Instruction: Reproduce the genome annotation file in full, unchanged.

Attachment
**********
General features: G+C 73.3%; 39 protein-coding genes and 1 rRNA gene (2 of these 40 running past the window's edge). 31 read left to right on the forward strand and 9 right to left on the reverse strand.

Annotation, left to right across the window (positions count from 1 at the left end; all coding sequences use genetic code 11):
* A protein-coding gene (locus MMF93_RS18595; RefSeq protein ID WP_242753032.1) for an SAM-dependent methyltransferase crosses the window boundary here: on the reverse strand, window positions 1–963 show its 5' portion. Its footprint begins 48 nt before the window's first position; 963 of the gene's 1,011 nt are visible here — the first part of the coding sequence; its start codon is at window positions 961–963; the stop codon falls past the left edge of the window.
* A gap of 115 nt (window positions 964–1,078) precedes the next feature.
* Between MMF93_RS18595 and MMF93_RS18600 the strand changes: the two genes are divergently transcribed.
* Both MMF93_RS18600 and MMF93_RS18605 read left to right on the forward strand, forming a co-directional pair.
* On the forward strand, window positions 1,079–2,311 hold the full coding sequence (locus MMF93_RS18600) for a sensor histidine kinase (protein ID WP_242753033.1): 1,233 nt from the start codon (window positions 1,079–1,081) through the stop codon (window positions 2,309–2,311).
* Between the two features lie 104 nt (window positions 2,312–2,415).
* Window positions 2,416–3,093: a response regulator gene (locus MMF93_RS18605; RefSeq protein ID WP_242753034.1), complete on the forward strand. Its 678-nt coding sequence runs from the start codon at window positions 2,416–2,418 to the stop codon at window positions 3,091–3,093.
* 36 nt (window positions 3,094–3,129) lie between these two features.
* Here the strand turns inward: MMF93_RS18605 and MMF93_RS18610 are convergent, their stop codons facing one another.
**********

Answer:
General features: G+C 73.3%; 39 protein-coding genes and 1 rRNA gene (2 of these 40 running past the window's edge). 31 read left to right on the forward strand and 9 right to left on the reverse strand.

Annotation, left to right across the window (positions count from 1 at the left end; all coding sequences use genetic code 11):
* A protein-coding gene (locus MMF93_RS18595; RefSeq protein ID WP_242753032.1) for an SAM-dependent methyltransferase crosses the window boundary here: on the reverse strand, window positions 1–963 show its 5' portion. Its footprint begins 48 nt before the window's first position; 963 of the gene's 1,011 nt are visible here — the first part of the coding sequence; its start codon is at window positions 961–963; the stop codon falls past the left edge of the window.
* A gap of 115 nt (window positions 964–1,078) precedes the next feature.
* Between MMF93_RS18595 and MMF93_RS18600 the strand changes: the two genes are divergently transcribed.
* Both MMF93_RS18600 and MMF93_RS18605 read left to right on the forward strand, forming a co-directional pair.
* On the forward strand, window positions 1,079–2,311 hold the full coding sequence (locus MMF93_RS18600) for a sensor histidine kinase (protein ID WP_242753033.1): 1,233 nt from the start codon (window positions 1,079–1,081) through the stop codon (window positions 2,309–2,311).
* Between the two features lie 104 nt (window positions 2,312–2,415).
* Window positions 2,416–3,093: a response regulator gene (locus MMF93_RS18605; RefSeq protein ID WP_242753034.1), complete on the forward strand. Its 678-nt coding sequence runs from the start codon at window positions 2,416–2,418 to the stop codon at window positions 3,091–3,093.
* 36 nt (window positions 3,094–3,129) lie between these two features.
* Here the strand turns inward: MMF93_RS18605 and MMF93_RS18610 are convergent, their stop codons facing one another.